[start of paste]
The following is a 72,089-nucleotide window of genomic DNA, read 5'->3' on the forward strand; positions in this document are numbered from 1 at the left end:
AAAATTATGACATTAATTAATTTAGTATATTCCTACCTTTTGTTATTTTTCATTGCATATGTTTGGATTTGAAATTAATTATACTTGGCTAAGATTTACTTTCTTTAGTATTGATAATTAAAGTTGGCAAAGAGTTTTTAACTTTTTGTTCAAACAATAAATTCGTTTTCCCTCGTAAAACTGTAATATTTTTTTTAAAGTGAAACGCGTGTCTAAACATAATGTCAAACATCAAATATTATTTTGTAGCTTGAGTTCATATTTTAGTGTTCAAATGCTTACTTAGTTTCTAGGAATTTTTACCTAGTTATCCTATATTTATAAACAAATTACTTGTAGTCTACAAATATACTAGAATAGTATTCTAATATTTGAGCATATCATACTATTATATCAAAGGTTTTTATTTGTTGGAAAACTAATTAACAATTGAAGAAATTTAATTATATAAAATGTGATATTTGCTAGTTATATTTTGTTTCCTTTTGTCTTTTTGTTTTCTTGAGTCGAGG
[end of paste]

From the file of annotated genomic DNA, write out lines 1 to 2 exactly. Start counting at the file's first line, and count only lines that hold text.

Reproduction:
The following is a 72,089-nucleotide window of genomic DNA, read 5'->3' on the forward strand; positions in this document are numbered from 1 at the left end:
AAAATTATGACATTAATTAATTTAGTATATTCCTACCTTTTGTTATTTTTCATTGCATATGTTTGGATTTGAAATTAATTATACTTGGCTAAGATTTACTTTCTTTAGTATTGATAATTAAAGTTGGCAAAGAGTTTTTAACTTTTTGTTCAAACAATAAATTCGTTTTCCCTCGTAAAACTGTAATATTTTTTTTAAAGTGAAACGCGTGTCTAAACATAATGTCAAACATCAAATATTATTTTGTAGCTTGAGTTCATATTTTAGTGTTCAAATGCTTACTTAGTTTCTAGGAATTTTTACCTAGTTATCCTATATTTATAAACAAATTACTTGTAGTCTACAAATATACTAGAATAGTATTCTAATATTTGAGCATATCATACTATTATATCAAAGGTTTTTATTTGTTGGAAAACTAATTAACAATTGAAGAAATTTAATTATATAAAATGTGATATTTGCTAGTTATATTTTGTTTCCTTTTGTCTTTTTGTTTTCTTGAGTCGAGG